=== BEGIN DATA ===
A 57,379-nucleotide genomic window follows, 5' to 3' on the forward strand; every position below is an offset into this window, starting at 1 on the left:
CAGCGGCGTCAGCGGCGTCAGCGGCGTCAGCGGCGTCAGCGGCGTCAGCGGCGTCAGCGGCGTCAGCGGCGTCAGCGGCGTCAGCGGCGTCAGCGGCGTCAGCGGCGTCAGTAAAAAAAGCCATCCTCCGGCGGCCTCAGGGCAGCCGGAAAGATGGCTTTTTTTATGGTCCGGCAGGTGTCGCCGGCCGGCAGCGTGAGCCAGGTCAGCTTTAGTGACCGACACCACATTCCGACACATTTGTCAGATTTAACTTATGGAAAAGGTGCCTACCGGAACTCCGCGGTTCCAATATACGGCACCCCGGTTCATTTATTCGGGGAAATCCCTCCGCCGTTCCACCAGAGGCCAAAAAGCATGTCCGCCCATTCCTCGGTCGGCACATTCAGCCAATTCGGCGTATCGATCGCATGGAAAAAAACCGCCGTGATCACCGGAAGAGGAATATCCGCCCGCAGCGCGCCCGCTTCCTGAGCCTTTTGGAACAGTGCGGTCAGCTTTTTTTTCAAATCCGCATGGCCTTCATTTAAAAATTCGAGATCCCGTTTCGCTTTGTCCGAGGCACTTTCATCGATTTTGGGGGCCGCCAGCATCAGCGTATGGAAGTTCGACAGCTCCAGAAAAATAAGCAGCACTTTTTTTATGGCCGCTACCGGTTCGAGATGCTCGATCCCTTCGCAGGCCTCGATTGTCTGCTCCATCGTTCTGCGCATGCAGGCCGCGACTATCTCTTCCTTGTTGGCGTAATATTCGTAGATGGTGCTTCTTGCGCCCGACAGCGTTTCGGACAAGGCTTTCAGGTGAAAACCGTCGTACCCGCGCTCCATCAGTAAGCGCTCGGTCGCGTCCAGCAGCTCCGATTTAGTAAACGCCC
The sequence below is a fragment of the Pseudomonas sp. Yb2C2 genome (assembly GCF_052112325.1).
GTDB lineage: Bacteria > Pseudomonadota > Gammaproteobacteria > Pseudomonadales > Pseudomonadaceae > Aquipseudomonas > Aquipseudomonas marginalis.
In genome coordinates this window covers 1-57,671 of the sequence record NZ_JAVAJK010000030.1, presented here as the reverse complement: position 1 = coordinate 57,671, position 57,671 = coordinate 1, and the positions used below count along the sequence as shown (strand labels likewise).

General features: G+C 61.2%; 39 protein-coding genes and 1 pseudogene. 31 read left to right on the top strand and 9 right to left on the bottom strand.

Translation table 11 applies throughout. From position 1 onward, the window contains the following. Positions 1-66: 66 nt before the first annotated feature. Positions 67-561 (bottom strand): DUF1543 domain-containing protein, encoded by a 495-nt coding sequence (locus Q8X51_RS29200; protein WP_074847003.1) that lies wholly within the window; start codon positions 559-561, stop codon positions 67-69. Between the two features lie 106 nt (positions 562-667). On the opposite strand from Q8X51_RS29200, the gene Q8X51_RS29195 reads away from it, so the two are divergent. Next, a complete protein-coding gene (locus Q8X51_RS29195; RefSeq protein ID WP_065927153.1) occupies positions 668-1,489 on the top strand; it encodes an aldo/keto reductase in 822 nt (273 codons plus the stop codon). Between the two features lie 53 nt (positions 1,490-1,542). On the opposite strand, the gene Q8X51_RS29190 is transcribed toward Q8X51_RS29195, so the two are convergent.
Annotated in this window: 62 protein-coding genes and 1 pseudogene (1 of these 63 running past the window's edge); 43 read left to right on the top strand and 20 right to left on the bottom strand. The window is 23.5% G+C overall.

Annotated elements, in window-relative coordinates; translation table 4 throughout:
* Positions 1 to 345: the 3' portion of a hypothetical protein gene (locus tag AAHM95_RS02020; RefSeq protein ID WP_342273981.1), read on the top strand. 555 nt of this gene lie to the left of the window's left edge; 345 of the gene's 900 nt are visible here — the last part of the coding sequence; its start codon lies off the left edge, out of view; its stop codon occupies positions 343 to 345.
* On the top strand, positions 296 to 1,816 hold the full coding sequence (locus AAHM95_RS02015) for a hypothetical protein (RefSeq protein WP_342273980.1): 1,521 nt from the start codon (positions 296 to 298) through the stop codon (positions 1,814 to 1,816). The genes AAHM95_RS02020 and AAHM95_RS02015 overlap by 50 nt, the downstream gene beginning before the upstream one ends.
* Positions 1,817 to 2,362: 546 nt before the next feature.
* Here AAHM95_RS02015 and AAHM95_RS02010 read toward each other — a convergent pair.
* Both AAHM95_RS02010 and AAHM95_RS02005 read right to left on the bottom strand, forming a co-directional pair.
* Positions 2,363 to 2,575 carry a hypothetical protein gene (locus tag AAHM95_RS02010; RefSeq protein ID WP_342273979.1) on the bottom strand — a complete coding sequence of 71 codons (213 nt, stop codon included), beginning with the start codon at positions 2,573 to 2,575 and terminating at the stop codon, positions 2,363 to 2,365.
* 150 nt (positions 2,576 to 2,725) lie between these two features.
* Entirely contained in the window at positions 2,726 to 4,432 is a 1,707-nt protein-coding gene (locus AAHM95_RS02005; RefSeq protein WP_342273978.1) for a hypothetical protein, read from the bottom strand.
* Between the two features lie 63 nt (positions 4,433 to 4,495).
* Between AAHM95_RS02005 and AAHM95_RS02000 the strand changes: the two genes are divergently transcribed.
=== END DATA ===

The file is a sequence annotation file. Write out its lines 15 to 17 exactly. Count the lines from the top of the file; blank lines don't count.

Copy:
* Positions 2,363 to 2,575 carry a hypothetical protein gene (locus tag AAHM95_RS02010; RefSeq protein ID WP_342273979.1) on the bottom strand — a complete coding sequence of 71 codons (213 nt, stop codon included), beginning with the start codon at positions 2,573 to 2,575 and terminating at the stop codon, positions 2,363 to 2,365.
* 150 nt (positions 2,576 to 2,725) lie between these two features.
* Entirely contained in the window at positions 2,726 to 4,432 is a 1,707-nt protein-coding gene (locus AAHM95_RS02005; RefSeq protein WP_342273978.1) for a hypothetical protein, read from the bottom strand.